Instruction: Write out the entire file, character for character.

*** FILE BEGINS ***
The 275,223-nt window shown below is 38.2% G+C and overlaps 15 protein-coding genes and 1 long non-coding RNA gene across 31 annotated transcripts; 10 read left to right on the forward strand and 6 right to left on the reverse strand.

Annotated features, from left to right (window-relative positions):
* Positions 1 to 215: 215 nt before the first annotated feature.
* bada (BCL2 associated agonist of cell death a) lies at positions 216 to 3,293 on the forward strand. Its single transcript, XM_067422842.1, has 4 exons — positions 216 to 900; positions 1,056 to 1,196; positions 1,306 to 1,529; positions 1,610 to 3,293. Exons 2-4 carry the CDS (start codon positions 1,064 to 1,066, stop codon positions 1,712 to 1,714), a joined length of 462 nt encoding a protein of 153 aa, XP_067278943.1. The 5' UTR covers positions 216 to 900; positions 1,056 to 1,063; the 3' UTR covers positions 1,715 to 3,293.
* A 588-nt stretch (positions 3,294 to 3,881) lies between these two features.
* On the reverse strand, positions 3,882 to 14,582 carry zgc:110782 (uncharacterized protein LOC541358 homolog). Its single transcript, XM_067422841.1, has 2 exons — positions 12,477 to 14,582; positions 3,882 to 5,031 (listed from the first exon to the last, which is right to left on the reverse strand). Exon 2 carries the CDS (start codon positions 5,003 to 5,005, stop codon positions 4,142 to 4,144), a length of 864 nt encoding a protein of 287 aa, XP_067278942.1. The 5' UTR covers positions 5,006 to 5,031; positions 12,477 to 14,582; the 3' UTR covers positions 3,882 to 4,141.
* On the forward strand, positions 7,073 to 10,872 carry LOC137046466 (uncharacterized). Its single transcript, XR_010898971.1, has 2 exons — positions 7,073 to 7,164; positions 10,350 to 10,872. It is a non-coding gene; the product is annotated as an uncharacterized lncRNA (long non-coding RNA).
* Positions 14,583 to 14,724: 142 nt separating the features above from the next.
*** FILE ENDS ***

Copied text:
The 275,223-nt window shown below is 38.2% G+C and overlaps 15 protein-coding genes and 1 long non-coding RNA gene across 31 annotated transcripts; 10 read left to right on the forward strand and 6 right to left on the reverse strand.

Annotated features, from left to right (window-relative positions):
* Positions 1 to 215: 215 nt before the first annotated feature.
* bada (BCL2 associated agonist of cell death a) lies at positions 216 to 3,293 on the forward strand. Its single transcript, XM_067422842.1, has 4 exons — positions 216 to 900; positions 1,056 to 1,196; positions 1,306 to 1,529; positions 1,610 to 3,293. Exons 2-4 carry the CDS (start codon positions 1,064 to 1,066, stop codon positions 1,712 to 1,714), a joined length of 462 nt encoding a protein of 153 aa, XP_067278943.1. The 5' UTR covers positions 216 to 900; positions 1,056 to 1,063; the 3' UTR covers positions 1,715 to 3,293.
* A 588-nt stretch (positions 3,294 to 3,881) lies between these two features.
* On the reverse strand, positions 3,882 to 14,582 carry zgc:110782 (uncharacterized protein LOC541358 homolog). Its single transcript, XM_067422841.1, has 2 exons — positions 12,477 to 14,582; positions 3,882 to 5,031 (listed from the first exon to the last, which is right to left on the reverse strand). Exon 2 carries the CDS (start codon positions 5,003 to 5,005, stop codon positions 4,142 to 4,144), a length of 864 nt encoding a protein of 287 aa, XP_067278942.1. The 5' UTR covers positions 5,006 to 5,031; positions 12,477 to 14,582; the 3' UTR covers positions 3,882 to 4,141.
* On the forward strand, positions 7,073 to 10,872 carry LOC137046466 (uncharacterized). Its single transcript, XR_010898971.1, has 2 exons — positions 7,073 to 7,164; positions 10,350 to 10,872. It is a non-coding gene; the product is annotated as an uncharacterized lncRNA (long non-coding RNA).
* Positions 14,583 to 14,724: 142 nt separating the features above from the next.